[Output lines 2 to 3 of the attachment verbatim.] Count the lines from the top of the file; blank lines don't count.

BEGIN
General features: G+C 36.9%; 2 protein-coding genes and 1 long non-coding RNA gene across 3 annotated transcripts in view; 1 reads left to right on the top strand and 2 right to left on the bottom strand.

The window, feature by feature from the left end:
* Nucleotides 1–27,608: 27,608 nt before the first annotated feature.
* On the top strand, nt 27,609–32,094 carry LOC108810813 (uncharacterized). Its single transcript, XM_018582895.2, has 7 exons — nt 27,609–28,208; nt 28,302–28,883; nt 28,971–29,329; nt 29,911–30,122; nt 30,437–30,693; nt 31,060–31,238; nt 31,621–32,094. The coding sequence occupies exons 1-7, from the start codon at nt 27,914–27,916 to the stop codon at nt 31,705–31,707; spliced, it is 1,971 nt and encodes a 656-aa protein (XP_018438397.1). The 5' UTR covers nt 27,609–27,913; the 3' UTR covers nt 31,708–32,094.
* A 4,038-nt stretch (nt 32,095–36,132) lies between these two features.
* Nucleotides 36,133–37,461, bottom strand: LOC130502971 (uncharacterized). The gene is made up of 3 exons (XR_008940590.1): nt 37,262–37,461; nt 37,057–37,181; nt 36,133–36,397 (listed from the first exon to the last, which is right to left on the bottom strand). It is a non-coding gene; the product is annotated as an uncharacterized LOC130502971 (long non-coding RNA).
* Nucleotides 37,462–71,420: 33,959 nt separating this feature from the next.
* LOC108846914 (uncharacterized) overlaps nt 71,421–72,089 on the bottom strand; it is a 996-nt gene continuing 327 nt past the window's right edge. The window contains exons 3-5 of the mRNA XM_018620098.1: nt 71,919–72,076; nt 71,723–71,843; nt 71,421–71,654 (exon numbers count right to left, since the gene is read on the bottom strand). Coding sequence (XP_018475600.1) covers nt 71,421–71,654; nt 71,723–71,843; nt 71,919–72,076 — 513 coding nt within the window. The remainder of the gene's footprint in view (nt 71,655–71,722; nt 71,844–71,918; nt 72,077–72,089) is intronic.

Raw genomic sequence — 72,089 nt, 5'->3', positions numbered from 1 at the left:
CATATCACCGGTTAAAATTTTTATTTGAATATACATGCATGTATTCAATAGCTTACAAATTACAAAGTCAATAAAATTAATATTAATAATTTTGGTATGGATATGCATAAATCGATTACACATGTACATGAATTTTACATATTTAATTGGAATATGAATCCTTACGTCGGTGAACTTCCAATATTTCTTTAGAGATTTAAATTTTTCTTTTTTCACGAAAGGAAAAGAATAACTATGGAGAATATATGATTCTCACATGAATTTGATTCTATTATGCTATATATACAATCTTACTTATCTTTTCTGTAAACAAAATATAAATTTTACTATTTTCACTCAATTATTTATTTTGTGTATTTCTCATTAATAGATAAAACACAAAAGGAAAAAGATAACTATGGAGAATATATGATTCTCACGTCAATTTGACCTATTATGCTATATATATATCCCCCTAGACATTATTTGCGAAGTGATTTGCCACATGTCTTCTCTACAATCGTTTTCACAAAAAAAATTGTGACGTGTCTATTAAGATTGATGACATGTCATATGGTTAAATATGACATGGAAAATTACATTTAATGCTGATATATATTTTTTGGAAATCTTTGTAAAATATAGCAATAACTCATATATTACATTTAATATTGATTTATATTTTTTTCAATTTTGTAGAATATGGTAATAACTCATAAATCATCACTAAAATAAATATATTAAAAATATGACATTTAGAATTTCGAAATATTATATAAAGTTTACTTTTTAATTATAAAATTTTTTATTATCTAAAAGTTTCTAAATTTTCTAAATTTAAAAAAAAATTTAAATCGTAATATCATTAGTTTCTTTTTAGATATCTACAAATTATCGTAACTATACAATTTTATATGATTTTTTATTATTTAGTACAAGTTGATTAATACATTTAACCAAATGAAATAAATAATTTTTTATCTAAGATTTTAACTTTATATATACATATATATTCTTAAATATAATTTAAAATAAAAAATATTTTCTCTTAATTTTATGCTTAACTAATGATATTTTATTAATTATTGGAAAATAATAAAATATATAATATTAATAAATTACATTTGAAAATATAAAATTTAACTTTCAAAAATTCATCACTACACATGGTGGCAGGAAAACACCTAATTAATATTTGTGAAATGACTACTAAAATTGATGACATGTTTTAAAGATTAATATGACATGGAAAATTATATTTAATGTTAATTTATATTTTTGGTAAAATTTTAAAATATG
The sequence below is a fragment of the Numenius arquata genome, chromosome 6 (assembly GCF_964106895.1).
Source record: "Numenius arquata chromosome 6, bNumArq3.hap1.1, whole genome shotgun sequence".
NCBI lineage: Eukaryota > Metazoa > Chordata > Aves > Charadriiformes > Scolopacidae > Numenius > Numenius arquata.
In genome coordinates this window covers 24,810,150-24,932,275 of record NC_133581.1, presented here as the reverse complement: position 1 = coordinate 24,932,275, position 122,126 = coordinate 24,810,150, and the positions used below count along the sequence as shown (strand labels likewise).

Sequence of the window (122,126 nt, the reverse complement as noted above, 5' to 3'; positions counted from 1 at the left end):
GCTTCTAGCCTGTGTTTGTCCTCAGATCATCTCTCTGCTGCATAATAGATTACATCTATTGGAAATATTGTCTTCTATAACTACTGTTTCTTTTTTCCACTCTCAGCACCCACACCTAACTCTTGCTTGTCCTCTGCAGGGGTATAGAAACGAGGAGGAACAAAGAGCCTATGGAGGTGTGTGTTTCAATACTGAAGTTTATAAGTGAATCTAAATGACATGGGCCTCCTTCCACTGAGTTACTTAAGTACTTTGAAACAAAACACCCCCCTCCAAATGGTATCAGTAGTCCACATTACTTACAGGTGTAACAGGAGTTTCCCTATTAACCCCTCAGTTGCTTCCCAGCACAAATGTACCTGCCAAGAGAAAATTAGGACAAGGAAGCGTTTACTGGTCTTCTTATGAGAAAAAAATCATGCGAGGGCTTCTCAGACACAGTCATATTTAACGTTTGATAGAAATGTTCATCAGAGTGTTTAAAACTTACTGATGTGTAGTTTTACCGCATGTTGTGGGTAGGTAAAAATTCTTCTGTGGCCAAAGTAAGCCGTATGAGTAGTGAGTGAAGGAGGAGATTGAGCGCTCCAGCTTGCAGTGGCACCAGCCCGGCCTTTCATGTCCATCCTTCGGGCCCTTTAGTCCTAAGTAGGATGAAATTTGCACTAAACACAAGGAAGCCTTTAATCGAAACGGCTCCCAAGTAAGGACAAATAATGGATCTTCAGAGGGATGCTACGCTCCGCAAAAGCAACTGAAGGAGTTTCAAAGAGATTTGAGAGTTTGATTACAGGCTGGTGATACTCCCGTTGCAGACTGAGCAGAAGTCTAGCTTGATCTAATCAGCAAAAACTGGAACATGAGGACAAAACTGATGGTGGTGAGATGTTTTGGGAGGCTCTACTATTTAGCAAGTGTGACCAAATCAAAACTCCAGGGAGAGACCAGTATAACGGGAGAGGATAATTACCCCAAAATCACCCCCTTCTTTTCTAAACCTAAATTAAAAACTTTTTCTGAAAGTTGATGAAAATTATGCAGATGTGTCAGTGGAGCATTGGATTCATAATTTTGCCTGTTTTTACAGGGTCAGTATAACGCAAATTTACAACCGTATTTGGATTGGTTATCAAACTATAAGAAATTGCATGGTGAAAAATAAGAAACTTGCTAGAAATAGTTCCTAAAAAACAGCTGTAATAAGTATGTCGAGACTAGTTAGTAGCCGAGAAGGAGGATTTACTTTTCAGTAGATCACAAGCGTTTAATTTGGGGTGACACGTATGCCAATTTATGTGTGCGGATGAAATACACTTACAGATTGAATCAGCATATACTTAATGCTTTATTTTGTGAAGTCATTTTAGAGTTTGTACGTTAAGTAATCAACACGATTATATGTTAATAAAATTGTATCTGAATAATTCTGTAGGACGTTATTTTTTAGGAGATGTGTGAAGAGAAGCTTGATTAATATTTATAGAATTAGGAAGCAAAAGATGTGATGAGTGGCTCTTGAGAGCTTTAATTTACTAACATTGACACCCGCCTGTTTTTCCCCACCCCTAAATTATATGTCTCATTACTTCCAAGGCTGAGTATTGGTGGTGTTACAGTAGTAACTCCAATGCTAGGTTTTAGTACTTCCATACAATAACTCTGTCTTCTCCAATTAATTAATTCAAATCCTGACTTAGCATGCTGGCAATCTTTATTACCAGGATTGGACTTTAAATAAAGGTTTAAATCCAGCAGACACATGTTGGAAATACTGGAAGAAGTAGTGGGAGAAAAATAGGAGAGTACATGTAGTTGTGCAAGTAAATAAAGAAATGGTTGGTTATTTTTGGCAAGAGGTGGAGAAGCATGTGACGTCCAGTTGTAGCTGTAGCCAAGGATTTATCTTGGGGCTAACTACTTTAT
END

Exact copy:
The window, feature by feature from the left end:
* Nucleotides 1–27,608: 27,608 nt before the first annotated feature.